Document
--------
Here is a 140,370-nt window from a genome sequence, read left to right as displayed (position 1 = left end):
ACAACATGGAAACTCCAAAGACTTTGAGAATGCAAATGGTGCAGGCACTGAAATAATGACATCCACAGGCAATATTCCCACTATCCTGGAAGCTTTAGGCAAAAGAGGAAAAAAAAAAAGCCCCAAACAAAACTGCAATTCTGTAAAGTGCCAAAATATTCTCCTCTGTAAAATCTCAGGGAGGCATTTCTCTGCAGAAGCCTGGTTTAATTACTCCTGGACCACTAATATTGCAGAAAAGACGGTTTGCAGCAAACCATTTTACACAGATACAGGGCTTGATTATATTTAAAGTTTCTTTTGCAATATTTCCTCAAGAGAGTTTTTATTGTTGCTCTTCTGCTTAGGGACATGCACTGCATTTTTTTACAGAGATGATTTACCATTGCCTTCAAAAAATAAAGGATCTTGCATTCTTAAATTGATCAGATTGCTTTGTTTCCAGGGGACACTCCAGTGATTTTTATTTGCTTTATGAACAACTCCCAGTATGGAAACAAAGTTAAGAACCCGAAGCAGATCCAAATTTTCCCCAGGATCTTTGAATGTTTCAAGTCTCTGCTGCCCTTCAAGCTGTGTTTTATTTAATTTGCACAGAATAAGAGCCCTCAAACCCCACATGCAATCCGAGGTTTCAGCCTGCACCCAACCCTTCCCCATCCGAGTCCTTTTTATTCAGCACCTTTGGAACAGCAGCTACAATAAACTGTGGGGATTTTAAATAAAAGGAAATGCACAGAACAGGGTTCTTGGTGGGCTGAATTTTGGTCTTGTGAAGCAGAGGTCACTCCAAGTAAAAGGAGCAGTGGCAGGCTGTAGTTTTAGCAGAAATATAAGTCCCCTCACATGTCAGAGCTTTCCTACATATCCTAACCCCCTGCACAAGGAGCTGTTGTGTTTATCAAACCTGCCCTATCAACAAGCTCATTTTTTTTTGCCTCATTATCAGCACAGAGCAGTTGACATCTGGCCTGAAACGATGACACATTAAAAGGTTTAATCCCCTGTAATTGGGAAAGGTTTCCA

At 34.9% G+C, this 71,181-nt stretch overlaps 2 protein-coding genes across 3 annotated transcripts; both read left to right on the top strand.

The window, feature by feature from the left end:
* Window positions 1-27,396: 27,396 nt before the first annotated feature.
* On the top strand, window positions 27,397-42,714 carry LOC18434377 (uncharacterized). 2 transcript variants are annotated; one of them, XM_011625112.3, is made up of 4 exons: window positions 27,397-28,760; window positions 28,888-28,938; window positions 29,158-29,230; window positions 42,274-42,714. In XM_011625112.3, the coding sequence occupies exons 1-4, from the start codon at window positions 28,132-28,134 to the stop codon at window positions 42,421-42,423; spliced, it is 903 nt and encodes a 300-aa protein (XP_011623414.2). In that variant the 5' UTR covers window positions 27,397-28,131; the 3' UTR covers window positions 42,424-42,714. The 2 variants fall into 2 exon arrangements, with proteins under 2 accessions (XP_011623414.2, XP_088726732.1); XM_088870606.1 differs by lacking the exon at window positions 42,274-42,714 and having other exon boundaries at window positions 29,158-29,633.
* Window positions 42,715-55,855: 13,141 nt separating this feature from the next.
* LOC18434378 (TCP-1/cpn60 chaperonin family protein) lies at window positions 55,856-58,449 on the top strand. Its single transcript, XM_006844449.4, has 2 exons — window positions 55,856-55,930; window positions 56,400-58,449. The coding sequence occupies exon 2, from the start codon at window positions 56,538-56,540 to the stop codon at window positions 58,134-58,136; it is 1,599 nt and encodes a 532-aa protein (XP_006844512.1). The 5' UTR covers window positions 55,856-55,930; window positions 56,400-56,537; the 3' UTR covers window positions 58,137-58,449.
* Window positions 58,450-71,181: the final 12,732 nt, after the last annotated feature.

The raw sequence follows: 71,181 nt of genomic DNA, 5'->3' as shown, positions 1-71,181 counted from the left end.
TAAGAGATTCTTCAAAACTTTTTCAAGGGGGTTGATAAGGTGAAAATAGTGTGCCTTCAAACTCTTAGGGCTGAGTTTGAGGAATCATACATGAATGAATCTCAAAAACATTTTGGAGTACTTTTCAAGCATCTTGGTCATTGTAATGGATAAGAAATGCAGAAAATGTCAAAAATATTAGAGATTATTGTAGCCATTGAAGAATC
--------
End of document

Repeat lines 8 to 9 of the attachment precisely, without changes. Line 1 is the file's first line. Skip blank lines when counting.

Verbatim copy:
* LOC18434378 (TCP-1/cpn60 chaperonin family protein) lies at window positions 55,856-58,449 on the top strand. Its single transcript, XM_006844449.4, has 2 exons — window positions 55,856-55,930; window positions 56,400-58,449. The coding sequence occupies exon 2, from the start codon at window positions 56,538-56,540 to the stop codon at window positions 58,134-58,136; it is 1,599 nt and encodes a 532-aa protein (XP_006844512.1). The 5' UTR covers window positions 55,856-55,930; window positions 56,400-56,537; the 3' UTR covers window positions 58,137-58,449.
* Window positions 58,450-71,181: the final 12,732 nt, after the last annotated feature.